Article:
November 21, 2017

Markets Today: She is leaving home

The overnight session saw an improvement in risk sentiment with European equities closing in positive territory while US equities are also having a good day so far.

The overnight session saw an improvement in risk sentiment with European equities closing in positive territory while US equities are also having a good day so far. The USD is stronger against most currencies and US Treasury yields are also higher with the move led by the front end of the curve. The Euro has been up and down amid political turmoil in Germany and I wouldn’t blame you if you thought the above song tittle (a 1967 Beatles hit from the album Sgt. Pepper’s Lonely Hearts Club Band) had something to do with the German Chancellor. Instead, the title refers to news that Fed Chair Yellen will resign as a member of the Fed’s board of governors once her successor as Fed leader has been sworn in. The move was widely expected.

Health care and IT were the leading equity sectors in Europe overnight while Telcos are the outstanding performers so far in the US. Meanwhile US energy share are struggling reflecting softness in oil prices amid doubts over the outcome from next week’s OPEC meeting with other oil producers including Russia.

GBP is the only G10 currency that has outperformed the USD over the past 24hrs helped along by an increase in confidence that the UK government will manage to agree a divorce bill with Europe. Cable currently trades at 1.3235 (+0.12%), after trading down to 1.3187 late yesterday.

While higher US Treasury yields boosted the USD, the greenback also benefited from EUR weakness amid political disarray in Germany. Yesterday EUR dropped 70 pips to 1.1722 after Merkel declared the Jamaican coalition discussions had failed. The pro-market Free Democratic Party walked out of the talks, saying that differences with the environmentalist Green party were too great to bridge. The move lower was then reversed during the European session overnight, but later in the day comments from Merkel drove the EUR back down to 1.1732. The German Chancellor said she’d rather face new elections than govern without a majority, but also said that she is open to a grand coalition.

Meanwhile, comments from ECB President Draghi to the EU Parliament did the EUR no favours stating ‘despite a firm economic recovery, inflation dynamics have yet to show convincing signs of a self-sustained upward trend’.

AUD has traded in a 20 pips range overnight with softness in oil and precious metals more than countering the improvement in risk appetite. AUD now trades at 0.7549, 10 pips lower relative to yesterday’s Sydney closing levels.

NZD/USD did push up toward 0.6840 after the local close yesterday, but drifted back with USD strength overnight. NZD/USD currently sits around 0.6810, not far from this time yesterday.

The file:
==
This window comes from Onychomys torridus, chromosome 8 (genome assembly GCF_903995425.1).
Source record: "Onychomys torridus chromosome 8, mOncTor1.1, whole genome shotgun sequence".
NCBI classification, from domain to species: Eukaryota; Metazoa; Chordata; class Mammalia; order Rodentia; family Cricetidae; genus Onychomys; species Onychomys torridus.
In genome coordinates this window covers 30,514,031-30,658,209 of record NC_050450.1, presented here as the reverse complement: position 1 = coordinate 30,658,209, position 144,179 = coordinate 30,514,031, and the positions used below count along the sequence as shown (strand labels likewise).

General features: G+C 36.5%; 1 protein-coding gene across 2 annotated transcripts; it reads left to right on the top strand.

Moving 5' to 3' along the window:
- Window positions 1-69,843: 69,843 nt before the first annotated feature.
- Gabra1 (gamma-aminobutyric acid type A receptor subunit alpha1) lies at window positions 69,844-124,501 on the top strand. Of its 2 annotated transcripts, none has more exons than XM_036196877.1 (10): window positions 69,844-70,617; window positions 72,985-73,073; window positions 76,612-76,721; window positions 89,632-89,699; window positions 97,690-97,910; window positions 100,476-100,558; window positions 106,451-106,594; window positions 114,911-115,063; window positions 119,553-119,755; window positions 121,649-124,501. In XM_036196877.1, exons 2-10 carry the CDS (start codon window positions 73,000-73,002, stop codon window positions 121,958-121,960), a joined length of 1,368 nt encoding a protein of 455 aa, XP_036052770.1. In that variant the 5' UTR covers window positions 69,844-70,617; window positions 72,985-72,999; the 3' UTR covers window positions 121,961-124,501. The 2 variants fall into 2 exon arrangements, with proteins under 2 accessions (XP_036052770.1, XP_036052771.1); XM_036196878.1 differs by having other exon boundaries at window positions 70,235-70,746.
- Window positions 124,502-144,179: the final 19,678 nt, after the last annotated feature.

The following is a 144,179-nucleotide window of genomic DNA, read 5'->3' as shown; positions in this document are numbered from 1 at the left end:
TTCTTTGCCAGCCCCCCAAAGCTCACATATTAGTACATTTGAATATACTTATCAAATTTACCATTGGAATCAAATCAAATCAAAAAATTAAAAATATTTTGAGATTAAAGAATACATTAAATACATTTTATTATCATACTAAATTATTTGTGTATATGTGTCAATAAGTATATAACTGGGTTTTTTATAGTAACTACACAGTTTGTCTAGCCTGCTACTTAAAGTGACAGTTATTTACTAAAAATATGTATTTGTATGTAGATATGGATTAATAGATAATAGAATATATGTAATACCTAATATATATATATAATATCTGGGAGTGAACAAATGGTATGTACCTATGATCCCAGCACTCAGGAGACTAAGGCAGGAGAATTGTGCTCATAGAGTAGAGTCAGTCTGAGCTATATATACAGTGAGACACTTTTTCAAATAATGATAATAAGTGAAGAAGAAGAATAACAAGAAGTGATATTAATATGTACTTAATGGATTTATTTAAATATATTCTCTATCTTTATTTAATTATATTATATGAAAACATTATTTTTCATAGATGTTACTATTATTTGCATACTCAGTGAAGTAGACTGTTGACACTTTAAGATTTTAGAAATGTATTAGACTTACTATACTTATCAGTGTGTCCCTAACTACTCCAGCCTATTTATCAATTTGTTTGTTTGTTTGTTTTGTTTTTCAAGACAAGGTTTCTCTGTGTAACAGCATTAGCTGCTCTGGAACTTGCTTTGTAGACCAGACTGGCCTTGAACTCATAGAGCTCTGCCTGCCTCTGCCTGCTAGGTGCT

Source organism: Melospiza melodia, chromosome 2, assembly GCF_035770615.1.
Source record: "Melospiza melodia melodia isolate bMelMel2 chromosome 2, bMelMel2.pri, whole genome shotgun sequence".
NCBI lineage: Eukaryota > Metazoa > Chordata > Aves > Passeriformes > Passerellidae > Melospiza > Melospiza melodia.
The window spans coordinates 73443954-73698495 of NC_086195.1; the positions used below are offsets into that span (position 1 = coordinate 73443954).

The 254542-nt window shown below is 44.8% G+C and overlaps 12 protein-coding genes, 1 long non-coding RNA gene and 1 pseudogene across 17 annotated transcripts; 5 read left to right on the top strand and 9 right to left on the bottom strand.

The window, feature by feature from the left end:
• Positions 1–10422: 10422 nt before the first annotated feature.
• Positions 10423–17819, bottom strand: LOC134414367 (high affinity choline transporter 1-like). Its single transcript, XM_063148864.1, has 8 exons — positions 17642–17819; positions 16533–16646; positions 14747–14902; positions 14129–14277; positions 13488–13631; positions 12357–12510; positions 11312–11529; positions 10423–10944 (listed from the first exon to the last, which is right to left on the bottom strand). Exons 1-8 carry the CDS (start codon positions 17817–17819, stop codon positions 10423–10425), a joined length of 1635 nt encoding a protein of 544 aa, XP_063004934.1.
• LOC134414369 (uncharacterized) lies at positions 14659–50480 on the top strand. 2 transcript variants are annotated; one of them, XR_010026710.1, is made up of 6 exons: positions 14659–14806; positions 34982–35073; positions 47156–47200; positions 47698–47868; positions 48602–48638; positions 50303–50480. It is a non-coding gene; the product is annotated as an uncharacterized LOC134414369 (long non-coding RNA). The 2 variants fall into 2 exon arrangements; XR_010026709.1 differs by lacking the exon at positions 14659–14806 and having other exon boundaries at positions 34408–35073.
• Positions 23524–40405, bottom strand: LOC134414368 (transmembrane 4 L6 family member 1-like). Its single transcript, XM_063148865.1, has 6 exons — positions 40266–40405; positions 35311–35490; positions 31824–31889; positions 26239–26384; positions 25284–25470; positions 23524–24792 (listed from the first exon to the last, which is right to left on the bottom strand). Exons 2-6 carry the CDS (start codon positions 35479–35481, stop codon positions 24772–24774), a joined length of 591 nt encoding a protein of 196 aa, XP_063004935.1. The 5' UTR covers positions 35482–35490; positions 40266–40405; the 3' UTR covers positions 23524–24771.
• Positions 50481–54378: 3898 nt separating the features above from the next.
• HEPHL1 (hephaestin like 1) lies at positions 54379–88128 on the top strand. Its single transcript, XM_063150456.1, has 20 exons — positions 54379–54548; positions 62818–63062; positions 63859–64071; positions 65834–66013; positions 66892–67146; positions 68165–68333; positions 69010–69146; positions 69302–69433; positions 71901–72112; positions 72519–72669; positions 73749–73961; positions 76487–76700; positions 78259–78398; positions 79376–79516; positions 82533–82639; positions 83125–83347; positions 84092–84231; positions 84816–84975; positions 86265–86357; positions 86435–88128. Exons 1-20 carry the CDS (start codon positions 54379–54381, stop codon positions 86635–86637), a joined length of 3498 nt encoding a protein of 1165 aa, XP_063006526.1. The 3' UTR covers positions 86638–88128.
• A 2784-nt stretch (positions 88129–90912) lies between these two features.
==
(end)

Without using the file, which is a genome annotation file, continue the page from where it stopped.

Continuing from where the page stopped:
US 10-year Treasury yields initially dipped under 2.33% yesterday, on a mild risk off move associated with the German political developments. But any thoughts of testing the 200dma average around 2.305% evaporated as risk sentiment improved and equity markets pushed upwards. Yields rose overnight to currently sit just over 2.36%, up around 2bps on the day. The strong leading index reading helped push US 2-year Treasury yields up to a new cycle high of 1.75%, nearly 3bps higher and maintaining flattening pressure on the US curve.

In other news, U.S. President Donald Trump said he will designate North Korea a state sponsor of terrorism, subjecting the regime to additional sanctions and reinforcing that nation’s status as an international pariah.

Coming Up

With 2-year swap rate differentials between Australia and the United States still sitting precariously just above zero the next move here could come from either the Australian or US side given that the heads of both countries’ central banks are speaking in the next 24 hours or so.

The minutes of the November RBA meeting should be a non-event given we’ve already had the ensuing Statement on Monetary Policy in which the Bank downgraded its inflation forecasts over the entire forecast horizon. Of much greater interest is Governor Lowe’s address to the Australian Business Economists annual dinner at 8:05pm, around the same time Lorde will be playing on the steps of the Sydney Opera House.  I’m going to hear Dr. Lowe while my boss Ray Attrill is going to the latter – bet on it raining.

Bearing in mind that local money markets still have a first RBA tightening priced for Q4 2018 with about an 80% probability, any suggestion from Dr Lowe that he sees a 2018 first move as unlikely – not that we think he will – could move that AU-US spread into negative territory.

From the US side, Janet Yellen is speaking Tuesday night at the stern Business School ‘in conversation with Mervyn King’. But is not until 6pm NY time, meaning 10:00 AEDT Wednesday. US data interest tonight is Existing Home Sales. We also have the latest dairy auction, where the 3.5% drop at the last one two weeks ago was responsible for about a 25-point drop in NZD/USD.


On global stock markets, the S&P 500 was +0.19%. Bond markets saw US 10-years +1.95bp to 2.36%. In commodities, Brent crude oil -1.15% to $62, gold-1.6% to $1,276, iron ore +1.4% to $63.47, steam coal -0.2% to $96.55, met. coal +0.0% to $186.00. AUD is at 0.7551 and the range since yesterday 5pm Sydney time is 0.7544 to 0.7574.

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